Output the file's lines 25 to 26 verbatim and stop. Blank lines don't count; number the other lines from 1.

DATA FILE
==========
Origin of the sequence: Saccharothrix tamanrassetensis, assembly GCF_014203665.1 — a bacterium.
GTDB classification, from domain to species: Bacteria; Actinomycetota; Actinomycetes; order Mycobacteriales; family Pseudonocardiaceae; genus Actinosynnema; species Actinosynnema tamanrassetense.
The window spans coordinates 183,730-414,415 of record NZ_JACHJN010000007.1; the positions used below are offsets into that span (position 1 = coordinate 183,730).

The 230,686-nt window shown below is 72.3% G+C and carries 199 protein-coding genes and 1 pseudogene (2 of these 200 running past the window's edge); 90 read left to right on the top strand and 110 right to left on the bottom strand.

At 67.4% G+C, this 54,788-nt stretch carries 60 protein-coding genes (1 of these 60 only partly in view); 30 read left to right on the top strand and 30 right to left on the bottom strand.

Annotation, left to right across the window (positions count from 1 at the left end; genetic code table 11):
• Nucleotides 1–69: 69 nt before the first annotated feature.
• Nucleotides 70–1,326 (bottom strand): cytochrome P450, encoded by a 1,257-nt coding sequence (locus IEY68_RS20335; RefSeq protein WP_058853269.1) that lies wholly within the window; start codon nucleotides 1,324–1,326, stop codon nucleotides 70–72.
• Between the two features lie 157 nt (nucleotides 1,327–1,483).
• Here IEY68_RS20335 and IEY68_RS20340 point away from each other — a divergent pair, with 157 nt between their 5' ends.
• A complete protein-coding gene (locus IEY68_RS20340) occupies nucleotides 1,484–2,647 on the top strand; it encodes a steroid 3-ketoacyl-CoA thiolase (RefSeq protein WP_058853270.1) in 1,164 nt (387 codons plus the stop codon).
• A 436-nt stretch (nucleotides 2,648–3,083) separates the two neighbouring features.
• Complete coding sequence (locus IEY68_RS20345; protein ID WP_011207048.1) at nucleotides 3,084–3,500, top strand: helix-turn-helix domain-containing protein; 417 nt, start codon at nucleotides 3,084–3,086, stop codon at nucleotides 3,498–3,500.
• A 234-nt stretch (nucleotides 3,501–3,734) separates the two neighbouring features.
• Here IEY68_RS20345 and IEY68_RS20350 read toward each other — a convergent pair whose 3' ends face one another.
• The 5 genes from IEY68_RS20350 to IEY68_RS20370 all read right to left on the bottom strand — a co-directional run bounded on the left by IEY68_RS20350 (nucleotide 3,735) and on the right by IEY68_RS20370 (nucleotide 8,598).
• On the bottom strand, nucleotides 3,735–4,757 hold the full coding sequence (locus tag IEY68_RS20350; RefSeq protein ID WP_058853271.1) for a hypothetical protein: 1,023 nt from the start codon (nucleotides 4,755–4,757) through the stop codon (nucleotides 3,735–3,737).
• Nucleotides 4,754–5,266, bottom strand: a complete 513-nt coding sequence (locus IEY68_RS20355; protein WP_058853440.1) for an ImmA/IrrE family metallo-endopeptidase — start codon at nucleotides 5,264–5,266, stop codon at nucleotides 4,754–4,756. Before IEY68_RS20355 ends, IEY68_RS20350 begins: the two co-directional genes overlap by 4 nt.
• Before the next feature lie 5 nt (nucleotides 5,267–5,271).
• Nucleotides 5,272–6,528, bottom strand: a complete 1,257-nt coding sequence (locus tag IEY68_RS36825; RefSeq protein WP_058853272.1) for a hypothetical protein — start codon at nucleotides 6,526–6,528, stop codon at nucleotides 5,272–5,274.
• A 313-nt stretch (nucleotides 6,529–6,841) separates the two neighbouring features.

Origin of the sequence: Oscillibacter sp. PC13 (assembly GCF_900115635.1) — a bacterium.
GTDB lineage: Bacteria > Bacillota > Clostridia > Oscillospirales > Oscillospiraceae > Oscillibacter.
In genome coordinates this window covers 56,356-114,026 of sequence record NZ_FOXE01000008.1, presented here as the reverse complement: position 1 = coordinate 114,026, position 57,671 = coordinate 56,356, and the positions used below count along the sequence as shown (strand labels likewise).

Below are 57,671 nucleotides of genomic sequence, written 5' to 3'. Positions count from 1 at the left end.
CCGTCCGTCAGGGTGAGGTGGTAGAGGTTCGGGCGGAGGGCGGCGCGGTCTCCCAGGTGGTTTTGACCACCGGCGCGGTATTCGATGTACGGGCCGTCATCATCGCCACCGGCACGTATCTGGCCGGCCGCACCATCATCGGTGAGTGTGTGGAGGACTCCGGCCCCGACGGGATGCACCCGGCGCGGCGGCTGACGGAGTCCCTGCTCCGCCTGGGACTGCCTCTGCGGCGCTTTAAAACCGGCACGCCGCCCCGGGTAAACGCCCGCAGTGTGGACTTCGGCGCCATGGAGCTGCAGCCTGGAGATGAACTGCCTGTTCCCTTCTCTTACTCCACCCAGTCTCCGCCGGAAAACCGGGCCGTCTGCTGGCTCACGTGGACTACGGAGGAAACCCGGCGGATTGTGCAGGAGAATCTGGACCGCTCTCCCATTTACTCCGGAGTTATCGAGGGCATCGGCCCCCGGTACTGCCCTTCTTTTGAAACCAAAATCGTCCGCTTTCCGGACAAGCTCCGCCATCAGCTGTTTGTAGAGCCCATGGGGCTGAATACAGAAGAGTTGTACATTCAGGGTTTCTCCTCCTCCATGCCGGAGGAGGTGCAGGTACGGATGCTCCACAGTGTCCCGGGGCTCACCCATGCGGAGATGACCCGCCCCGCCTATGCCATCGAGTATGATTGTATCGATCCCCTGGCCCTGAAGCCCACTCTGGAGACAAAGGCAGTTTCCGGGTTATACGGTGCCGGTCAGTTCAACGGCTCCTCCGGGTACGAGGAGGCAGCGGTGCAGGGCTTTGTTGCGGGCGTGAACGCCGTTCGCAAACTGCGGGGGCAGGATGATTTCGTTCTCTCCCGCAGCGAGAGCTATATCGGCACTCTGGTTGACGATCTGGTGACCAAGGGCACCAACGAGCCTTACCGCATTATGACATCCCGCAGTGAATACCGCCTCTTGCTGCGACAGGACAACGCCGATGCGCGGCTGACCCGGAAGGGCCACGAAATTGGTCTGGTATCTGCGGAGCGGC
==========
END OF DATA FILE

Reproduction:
Below are 57,671 nucleotides of genomic sequence, written 5' to 3'. Positions count from 1 at the left end.
CCGTCCGTCAGGGTGAGGTGGTAGAGGTTCGGGCGGAGGGCGGCGCGGTCTCCCAGGTGGTTTTGACCACCGGCGCGGTATTCGATGTACGGGCCGTCATCATCGCCACCGGCACGTATCTGGCCGGCCGCACCATCATCGGTGAGTGTGTGGAGGACTCCGGCCCCGACGGGATGCACCCGGCGCGGCGGCTGACGGAGTCCCTGCTCCGCCTGGGACTGCCTCTGCGGCGCTTTAAAACCGGCACGCCGCCCCGGGTAAACGCCCGCAGTGTGGACTTCGGCGCCATGGAGCTGCAGCCTGGAGATGAACTGCCTGTTCCCTTCTCTTACTCCACCCAGTCTCCGCCGGAAAACCGGGCCGTCTGCTGGCTCACGTGGACTACGGAGGAAACCCGGCGGATTGTGCAGGAGAATCTGGACCGCTCTCCCATTTACTCCGGAGTTATCGAGGGCATCGGCCCCCGGTACTGCCCTTCTTTTGAAACCAAAATCGTCCGCTTTCCGGACAAGCTCCGCCATCAGCTGTTTGTAGAGCCCATGGGGCTGAATACAGAAGAGTTGTACATTCAGGGTTTCTCCTCCTCCATGCCGGAGGAGGTGCAGGTACGGATGCTCCACAGTGTCCCGGGGCTCACCCATGCGGAGATGACCCGCCCCGCCTATGCCATCGAGTATGATTGTATCGATCCCCTGGCCCTGAAGCCCACTCTGGAGACAAAGGCAGTTTCCGGGTTATACGGTGCCGGTCAGTTCAACGGCTCCTCCGGGTACGAGGAGGCAGCGGTGCAGGGCTTTGTTGCGGGCGTGAACGCCGTTCGCAAACTGCGGGGGCAGGATGATTTCGTTCTCTCCCGCAGCGAGAGCTATATCGGCACTCTGGTTGACGATCTGGTGACCAAGGGCACCAACGAGCCTTACCGCATTATGACATCCCGCAGTGAATACCGCCTCTTGCTGCGACAGGACAACGCCGATGCGCGGCTGACCCGGAAGGGCCACGAAATTGGTCTGGTATCTGCGGAGCGGC